I don't know what to do. The University has violated its own Equal Opportunity Statement, and the Office of Equal Opportunity and Affirmative Action has handed down a verdict that they have not. What do you think?
The 2010-2011 Comprehensive Student Health Benefit Plan excludes:
Services for or related to sex transformation/gender reassignment surgery, sex hormones related to surgery, related preparation and follow-up treatment, care and counseling.
The American Medical Association says:
Whereas, The denial of these otherwise covered benefits for patients suffering from GID represents discrimination based solely on a patient's gender identity; and
Whereas, Delaying treatment for GID can cause and/or aggravate additional serious and expensive health problems, such as stress-related physical illnesses, depression, and substance abuse problems, which further endanger patients' health and strain the health care system; therefore be it
RESOLVED, That our American Medical Association support public and private health insurance coverage for treatment of gender identity disorder (New HOD Policy); and be it further
RESOLVED, That our AMA oppose categorical exclusions of coverage for treatment of gender identity disorder when prescribed by a physician. (Directive to Take Action)
Still, the University states:
While the failure to cover sex reassignment surgery in the Plan does not amount to a violation of University policy, it hinders the perception of the University as a place that supports all of its students. Additionally this exclusion could have a negative impact on the University's ability to promote itself as a welcoming and open community. This concludes the investigation into this matter.
Am I the only gopher embarrassed by that? Not only does it contradict all reason, but they contradict themselves!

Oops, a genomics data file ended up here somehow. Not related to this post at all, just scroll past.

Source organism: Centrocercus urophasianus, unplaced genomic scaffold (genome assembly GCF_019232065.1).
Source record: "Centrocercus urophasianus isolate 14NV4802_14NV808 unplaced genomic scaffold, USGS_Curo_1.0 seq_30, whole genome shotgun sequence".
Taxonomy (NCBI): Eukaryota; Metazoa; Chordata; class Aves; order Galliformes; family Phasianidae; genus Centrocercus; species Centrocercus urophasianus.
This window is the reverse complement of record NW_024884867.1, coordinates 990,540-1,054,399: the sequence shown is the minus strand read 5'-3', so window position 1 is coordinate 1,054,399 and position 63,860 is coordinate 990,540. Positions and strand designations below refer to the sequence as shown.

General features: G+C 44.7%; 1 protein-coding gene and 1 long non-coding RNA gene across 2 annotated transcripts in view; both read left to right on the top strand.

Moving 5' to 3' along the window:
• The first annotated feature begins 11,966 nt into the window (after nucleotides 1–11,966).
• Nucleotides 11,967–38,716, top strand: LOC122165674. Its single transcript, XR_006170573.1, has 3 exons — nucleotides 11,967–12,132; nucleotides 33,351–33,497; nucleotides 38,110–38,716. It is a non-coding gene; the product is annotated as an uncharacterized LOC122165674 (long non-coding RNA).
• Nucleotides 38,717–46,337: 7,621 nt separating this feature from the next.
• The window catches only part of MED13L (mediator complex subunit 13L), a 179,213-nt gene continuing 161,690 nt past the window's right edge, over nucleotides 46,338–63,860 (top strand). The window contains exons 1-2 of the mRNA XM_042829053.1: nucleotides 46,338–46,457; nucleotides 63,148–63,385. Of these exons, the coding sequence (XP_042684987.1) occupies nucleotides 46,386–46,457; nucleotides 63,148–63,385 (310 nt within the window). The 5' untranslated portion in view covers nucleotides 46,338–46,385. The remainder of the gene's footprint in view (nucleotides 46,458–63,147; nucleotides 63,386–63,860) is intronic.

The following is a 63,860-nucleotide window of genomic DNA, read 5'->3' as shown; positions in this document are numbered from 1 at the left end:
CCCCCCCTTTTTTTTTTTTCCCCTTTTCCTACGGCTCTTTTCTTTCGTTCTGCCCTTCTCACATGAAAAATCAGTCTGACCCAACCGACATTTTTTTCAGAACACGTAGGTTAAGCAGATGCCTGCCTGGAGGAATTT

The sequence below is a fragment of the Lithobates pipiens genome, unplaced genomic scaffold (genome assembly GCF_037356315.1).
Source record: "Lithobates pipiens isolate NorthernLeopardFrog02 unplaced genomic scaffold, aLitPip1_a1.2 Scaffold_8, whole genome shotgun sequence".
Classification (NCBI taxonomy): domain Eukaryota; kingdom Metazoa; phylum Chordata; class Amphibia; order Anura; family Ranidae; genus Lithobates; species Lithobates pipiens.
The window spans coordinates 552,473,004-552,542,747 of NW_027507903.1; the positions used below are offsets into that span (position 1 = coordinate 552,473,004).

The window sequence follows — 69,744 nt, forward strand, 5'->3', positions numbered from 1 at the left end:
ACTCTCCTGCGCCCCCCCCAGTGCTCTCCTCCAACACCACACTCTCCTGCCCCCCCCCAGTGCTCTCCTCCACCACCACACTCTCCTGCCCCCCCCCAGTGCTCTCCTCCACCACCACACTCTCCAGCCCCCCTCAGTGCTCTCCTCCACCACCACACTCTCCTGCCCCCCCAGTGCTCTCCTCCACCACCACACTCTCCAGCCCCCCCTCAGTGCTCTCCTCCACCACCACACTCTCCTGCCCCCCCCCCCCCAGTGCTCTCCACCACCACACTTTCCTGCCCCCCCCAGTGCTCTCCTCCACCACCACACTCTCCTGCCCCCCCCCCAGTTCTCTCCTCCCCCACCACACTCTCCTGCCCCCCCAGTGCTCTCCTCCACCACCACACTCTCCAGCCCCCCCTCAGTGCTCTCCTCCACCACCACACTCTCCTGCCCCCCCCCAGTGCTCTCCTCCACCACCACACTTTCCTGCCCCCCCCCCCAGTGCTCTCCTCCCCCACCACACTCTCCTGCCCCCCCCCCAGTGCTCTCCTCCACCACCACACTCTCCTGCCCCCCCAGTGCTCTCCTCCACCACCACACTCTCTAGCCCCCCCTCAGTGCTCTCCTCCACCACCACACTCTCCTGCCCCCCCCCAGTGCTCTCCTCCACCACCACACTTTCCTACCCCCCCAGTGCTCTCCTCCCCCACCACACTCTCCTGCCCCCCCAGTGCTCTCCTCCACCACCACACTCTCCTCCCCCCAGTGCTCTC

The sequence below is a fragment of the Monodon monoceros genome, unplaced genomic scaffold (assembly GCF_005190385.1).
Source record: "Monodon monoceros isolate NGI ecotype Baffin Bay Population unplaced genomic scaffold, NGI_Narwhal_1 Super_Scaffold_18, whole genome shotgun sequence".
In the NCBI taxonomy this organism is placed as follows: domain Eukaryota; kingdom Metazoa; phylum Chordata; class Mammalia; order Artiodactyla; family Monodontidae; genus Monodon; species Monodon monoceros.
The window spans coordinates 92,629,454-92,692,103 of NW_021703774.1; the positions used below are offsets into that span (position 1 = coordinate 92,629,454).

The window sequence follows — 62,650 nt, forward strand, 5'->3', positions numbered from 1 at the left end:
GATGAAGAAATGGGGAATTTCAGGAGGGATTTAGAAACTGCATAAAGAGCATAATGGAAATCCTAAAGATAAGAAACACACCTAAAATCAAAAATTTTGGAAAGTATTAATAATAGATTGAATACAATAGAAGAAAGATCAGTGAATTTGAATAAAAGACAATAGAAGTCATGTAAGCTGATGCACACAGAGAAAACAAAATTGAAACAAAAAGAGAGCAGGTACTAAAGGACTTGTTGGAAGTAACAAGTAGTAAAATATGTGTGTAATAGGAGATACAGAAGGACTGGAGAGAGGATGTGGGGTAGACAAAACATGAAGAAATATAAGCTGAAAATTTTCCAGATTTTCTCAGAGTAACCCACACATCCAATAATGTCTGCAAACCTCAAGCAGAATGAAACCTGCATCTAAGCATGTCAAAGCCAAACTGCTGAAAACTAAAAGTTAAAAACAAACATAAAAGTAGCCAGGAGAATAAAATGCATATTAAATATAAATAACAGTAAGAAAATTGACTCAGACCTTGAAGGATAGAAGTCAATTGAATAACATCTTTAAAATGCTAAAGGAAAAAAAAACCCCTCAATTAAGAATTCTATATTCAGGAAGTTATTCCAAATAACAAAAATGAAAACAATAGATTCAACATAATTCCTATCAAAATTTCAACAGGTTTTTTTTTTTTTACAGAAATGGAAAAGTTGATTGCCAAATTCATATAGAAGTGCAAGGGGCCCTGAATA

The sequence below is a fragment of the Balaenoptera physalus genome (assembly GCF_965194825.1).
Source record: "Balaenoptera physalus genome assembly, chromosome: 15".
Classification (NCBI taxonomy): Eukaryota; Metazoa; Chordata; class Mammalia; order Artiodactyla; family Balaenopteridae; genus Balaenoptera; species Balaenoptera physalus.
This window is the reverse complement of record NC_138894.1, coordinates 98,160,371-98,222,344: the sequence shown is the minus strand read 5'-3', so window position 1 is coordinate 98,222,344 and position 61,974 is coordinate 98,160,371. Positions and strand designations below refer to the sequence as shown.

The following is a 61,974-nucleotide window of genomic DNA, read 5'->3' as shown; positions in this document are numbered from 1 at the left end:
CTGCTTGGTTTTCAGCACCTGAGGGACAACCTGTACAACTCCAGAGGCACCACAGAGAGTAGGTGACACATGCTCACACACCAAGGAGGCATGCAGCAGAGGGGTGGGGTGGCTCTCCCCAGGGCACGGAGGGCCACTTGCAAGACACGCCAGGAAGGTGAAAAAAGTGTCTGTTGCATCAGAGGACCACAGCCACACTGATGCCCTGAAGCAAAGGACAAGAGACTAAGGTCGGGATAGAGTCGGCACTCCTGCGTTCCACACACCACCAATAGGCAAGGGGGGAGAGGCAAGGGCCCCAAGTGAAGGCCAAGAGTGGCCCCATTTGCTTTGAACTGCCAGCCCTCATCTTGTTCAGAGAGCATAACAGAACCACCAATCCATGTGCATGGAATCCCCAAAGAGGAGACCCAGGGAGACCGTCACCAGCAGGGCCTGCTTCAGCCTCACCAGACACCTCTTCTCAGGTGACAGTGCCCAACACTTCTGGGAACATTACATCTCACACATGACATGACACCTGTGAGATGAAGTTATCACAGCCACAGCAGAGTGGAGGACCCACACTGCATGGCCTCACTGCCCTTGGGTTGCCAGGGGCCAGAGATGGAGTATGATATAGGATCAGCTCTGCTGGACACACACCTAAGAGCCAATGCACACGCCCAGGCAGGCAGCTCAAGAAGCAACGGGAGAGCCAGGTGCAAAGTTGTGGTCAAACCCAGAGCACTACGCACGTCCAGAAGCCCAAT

Furthermore, I have been advised that the General Counsel's office for the U doesn't think there is a violation of the law. I cite Minnesota Statutes:
Subd. 44. Sexual orientation.
"Sexual orientation" means having or being perceived as having an emotional, physical, or sexual attachment to another person without regard to the sex of that person or having or being perceived as having an orientation for such attachment, or having or being perceived as having a self-image or identity not traditionally associated with one's biological maleness or femaleness. "Sexual orientation" does not include a physical or sexual attachment to children by an adult.
363A.11 PUBLIC ACCOMMODATIONS.
Subdivision 1. Full and equal enjoyment of public accommodations.
(a) It is an unfair discriminatory practice:
(1) to deny any person the full and equal enjoyment of the goods, services, facilities, privileges, advantages, and accommodations of a place of public accommodation because of race, color, creed, religion, disability, national origin, marital status, sexual orientation, or sex, or for a company to discriminate in the access to, full utilization of, or benefit from service because of a person's disability.
Whether Gender Identity Disorder can be considered a disability is controversial in the transgender community, but the Minnesota Human Rights Commission has clearly stated that it can be. Minnesota law broken on two accounts: discrimination based on "sexual orientation" and discrimination based on disability.
The GLBTA office has gotten me to back off for now b/c they think this can be resolved through a joint committee, approved by the Vice Provost, between Boynton employees and members appointed by the GLBTA office to resolve the issue. On the other hand I'm getting legal advice from OutFront Minnesota saying I have a case that would stand up in court.
My gut is telling me this means war! What should I do? My health and possible survival is at stake here...